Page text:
Systems Engineering Laboratories - SEL History
tom at figureeightbrewing.com
Fri Nov 6 14:11:50 CST 2020
I worked at Gould CSD in Urbana on the Powernode Unix kernel from '86-'88
and knew the machines were descendants of SEL machines, but that is about
it. The ECL based logic was named "firebreather" for a reason. They were the
fastest thing at the time. Being a computer company in Urbana Illinois, we all
joked about being where the HAL 9000 would eventually be born. It was my
first real job out of college, so I had a blast, right up until the company laid
off a large portion of our office in a single day. I think I still have a t-shirt
which says "Gould lost $300M and all I got was this lousy t-shirt". I wasn't
on the list, but I left shortly thereafter. The people I worked with were all
top notch and I missed them after leaving.
On 11/6/20 1:37 PM, Bob Smith via cctalk wrote:
> My memories of SEL beginnings are dusty. and rusty. I recall a bunch
> of their systems being used in science related efforts, beecause of
> the high IO capability. At the time, for NASA and others, it was the
> ideal platform for data collection. Not a bad compute capability -
> many other systems in that space could do compute efforts more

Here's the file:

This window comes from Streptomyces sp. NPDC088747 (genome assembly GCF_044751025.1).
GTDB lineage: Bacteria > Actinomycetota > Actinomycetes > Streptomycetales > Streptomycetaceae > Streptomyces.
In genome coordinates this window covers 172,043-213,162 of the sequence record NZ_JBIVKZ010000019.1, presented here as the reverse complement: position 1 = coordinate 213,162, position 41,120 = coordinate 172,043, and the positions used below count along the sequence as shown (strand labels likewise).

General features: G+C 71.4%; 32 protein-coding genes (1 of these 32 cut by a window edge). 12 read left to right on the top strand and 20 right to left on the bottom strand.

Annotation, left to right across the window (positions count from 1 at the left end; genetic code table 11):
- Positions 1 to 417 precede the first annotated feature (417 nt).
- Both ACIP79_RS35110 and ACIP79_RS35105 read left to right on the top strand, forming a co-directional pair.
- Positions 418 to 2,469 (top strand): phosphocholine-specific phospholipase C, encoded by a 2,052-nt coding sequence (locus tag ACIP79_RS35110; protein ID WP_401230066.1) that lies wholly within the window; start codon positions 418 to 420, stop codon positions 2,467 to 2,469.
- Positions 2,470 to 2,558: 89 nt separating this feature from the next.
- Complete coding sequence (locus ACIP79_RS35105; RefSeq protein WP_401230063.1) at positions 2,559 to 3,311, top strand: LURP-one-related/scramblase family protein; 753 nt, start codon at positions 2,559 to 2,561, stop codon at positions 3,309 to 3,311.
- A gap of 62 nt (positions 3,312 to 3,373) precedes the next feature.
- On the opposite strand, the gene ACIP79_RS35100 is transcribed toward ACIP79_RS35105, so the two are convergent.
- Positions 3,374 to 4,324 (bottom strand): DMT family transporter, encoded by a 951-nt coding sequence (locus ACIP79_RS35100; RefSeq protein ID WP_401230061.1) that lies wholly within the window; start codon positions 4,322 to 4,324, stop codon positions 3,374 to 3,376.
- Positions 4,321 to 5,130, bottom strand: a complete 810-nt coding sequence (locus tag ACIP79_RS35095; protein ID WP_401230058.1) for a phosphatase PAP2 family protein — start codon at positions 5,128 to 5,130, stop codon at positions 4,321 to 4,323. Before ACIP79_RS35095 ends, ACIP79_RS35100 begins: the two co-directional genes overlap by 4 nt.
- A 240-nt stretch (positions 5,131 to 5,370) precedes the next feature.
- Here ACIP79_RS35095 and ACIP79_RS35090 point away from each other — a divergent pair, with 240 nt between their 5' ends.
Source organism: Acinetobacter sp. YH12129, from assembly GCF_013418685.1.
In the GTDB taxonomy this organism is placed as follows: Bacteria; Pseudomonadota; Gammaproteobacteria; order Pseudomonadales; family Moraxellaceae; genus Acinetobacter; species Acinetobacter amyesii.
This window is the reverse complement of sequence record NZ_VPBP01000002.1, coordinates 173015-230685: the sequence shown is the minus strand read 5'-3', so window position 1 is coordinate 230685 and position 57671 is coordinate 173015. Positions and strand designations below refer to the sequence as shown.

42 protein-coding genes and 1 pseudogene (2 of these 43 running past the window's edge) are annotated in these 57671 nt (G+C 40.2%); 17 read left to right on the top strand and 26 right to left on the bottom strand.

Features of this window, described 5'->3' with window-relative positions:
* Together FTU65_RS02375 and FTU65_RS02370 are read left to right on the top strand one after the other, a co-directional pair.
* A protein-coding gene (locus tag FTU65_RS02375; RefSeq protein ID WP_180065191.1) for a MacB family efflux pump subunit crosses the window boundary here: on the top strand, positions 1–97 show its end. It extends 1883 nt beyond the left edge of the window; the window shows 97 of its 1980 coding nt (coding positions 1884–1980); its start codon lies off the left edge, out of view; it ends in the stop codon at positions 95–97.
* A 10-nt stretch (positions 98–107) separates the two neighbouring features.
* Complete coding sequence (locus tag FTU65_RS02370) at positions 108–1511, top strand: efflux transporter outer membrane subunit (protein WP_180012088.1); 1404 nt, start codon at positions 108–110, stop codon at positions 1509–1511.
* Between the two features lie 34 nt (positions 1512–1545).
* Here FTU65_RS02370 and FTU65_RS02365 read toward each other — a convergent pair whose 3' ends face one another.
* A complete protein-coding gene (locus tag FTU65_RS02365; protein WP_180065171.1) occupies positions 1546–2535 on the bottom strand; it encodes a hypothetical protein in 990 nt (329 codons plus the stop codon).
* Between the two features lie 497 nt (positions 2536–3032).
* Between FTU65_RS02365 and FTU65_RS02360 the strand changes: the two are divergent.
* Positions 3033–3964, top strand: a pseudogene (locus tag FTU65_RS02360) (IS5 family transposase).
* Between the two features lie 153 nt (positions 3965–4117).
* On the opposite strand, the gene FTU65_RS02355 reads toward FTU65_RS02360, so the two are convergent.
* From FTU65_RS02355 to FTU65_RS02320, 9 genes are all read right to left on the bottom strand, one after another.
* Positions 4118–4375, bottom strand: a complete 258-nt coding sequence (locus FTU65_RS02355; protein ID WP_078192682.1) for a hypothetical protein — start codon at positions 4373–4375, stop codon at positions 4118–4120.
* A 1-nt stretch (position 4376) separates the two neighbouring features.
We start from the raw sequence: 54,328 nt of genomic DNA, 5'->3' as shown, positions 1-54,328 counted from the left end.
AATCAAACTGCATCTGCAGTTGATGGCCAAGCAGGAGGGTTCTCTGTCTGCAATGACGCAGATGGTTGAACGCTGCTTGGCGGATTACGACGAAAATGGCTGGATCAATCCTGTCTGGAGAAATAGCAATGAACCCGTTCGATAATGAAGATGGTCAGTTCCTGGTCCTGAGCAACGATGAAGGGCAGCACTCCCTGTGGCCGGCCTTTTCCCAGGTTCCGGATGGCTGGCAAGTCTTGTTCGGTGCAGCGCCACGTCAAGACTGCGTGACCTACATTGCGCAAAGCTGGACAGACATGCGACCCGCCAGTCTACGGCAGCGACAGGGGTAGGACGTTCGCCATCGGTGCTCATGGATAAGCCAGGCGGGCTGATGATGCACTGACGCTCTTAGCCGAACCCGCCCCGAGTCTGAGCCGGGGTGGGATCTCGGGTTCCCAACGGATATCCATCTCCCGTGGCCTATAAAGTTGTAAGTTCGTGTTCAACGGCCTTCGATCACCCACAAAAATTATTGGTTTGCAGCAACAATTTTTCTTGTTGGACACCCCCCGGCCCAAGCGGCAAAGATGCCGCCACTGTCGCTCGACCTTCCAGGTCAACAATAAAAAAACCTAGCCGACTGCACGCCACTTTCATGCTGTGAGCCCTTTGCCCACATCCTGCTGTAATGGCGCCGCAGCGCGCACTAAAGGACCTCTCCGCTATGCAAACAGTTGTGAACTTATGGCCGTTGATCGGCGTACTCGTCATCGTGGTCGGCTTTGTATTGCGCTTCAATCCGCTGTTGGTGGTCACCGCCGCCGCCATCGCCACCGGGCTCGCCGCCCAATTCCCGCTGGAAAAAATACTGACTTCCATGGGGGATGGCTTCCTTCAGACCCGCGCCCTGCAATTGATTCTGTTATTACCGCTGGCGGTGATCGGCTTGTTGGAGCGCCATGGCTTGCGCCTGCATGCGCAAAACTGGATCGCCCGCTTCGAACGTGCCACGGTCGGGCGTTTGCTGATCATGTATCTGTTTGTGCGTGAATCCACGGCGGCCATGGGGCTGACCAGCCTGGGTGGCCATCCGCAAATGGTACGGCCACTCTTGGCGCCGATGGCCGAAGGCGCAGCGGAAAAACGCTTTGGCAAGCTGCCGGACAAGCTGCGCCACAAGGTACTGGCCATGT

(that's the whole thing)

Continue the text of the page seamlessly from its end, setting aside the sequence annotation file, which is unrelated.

> quickly, but the none could match data IO for years. iirc, this was in
> both the 16 and 32 bit lines.
> I alwo recall when some folks from DEC VAX et al efforts left and
> joined SEL - yep there is some back story there.
> On Thu, Nov 5, 2020 at 2:35 PM Eric Moore via cctalk
> <cctalk at classiccmp.org> wrote:
>> Hello, I have pulled together a website with links to resources and
>> information on SEL, or Systems Engineering Laboratories.
>> SEL was a computer manufacturer in the 60s and 70s which later was acquired
>> by Gould and then Encore. They made many major innovations and were
>> instrumental in the success of the Apollo program.
>> The website is still a work in progress, but I did want to share it with
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